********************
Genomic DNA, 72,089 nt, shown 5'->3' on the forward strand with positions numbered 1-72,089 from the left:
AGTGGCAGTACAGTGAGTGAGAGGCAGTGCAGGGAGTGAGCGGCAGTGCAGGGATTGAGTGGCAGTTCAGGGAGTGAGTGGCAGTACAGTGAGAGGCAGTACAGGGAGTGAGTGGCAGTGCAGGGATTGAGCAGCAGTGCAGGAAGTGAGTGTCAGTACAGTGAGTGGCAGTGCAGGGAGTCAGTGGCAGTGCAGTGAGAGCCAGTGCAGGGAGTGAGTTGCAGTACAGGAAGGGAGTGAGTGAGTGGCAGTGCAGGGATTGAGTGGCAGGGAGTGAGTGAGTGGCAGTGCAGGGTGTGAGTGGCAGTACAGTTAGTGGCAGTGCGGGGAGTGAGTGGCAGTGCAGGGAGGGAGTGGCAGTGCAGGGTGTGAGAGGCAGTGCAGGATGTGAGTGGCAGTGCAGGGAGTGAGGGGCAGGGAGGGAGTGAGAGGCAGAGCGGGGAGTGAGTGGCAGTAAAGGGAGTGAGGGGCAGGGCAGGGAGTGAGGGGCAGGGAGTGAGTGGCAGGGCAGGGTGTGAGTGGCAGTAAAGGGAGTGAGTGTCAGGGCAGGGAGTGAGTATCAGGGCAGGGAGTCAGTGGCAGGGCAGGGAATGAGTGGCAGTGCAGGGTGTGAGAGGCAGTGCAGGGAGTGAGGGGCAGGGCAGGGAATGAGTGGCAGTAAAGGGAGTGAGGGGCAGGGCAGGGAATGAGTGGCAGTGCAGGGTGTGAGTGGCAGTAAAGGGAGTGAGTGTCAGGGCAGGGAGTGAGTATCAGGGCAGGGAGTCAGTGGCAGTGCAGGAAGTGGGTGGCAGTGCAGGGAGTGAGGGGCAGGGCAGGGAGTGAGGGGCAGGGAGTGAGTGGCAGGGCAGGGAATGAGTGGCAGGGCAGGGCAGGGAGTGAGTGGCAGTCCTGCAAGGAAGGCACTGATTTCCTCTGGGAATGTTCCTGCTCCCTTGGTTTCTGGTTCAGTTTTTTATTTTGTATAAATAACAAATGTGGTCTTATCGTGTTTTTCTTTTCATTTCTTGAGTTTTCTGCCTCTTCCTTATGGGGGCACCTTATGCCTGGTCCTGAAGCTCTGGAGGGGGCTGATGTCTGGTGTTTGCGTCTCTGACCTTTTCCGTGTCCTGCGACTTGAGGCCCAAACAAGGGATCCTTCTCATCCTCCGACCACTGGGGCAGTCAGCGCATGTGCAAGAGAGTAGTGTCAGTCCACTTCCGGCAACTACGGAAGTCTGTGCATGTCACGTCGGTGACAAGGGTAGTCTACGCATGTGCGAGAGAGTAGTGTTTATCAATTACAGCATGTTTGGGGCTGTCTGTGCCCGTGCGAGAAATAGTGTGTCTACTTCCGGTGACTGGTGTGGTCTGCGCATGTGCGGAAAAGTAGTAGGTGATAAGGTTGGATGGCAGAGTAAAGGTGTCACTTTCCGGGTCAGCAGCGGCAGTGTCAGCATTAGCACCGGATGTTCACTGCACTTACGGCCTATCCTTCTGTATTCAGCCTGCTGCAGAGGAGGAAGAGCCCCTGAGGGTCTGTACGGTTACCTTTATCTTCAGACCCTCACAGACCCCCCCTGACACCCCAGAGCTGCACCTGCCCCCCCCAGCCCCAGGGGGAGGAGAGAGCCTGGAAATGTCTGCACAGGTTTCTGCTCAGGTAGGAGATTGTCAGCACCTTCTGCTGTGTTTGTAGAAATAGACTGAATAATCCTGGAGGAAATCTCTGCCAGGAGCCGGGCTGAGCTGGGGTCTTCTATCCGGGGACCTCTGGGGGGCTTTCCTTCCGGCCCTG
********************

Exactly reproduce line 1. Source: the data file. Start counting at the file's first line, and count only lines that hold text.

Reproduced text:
Genomic DNA, 72,089 nt, shown 5'->3' on the forward strand with positions numbered 1-72,089 from the left: